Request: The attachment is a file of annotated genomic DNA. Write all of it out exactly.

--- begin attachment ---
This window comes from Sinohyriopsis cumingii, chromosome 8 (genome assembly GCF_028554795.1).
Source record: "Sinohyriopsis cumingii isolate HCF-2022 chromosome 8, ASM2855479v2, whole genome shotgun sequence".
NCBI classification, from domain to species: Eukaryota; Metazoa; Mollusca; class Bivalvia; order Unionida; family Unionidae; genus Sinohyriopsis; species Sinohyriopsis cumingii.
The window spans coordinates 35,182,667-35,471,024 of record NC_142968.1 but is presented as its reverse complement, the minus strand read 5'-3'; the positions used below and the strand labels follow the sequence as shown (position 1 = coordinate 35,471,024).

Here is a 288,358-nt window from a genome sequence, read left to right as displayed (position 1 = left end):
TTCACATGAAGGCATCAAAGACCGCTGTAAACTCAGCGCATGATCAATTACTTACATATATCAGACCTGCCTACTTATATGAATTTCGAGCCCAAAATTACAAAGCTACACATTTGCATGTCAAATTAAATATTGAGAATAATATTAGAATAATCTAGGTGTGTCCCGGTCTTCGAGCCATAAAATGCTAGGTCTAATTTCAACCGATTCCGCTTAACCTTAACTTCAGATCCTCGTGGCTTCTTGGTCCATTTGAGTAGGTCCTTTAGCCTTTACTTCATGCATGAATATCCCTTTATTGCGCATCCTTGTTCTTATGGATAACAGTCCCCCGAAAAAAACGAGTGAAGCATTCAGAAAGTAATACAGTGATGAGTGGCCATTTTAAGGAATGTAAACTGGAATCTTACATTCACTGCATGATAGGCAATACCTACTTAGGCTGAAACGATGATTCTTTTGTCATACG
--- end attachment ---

This window comes from Sinohyriopsis cumingii, chromosome 8 (genome assembly GCF_028554795.1).
Source record: "Sinohyriopsis cumingii isolate HCF-2022 chromosome 8, ASM2855479v2, whole genome shotgun sequence".
NCBI classification, from domain to species: Eukaryota; Metazoa; Mollusca; class Bivalvia; order Unionida; family Unionidae; genus Sinohyriopsis; species Sinohyriopsis cumingii.
The window spans coordinates 35,182,667-35,471,024 of record NC_142968.1 but is presented as its reverse complement, the minus strand read 5'-3'; the positions used below and the strand labels follow the sequence as shown (position 1 = coordinate 35,471,024).

Here is a 288,358-nt window from a genome sequence, read left to right as displayed (position 1 = left end):
TTCACATGAAGGCATCAAAGACCGCTGTAAACTCAGCGCATGATCAATTACTTACATATATCAGACCTGCCTACTTATATGAATTTCGAGCCCAAAATTACAAAGCTACACATTTGCATGTCAAATTAAATATTGAGAATAATATTAGAATAATCTAGGTGTGTCCCGGTCTTCGAGCCATAAAATGCTAGGTCTAATTTCAACCGATTCCGCTTAACCTTAACTTCAGATCCTCGTGGCTTCTTGGTCCATTTGAGTAGGTCCTTTAGCCTTTACTTCATGCATGAATATCCCTTTATTGCGCATCCTTGTTCTTATGGATAACAGTCCCCCGAAAAAAACGAGTGAAGCATTCAGAAAGTAATACAGTGATGAGTGGCCATTTTAAGGAATGTAAACTGGAATCTTACATTCACTGCATGATAGGCAATACCTACTTAGGCTGAAACGATGATTCTTTTGTCATACG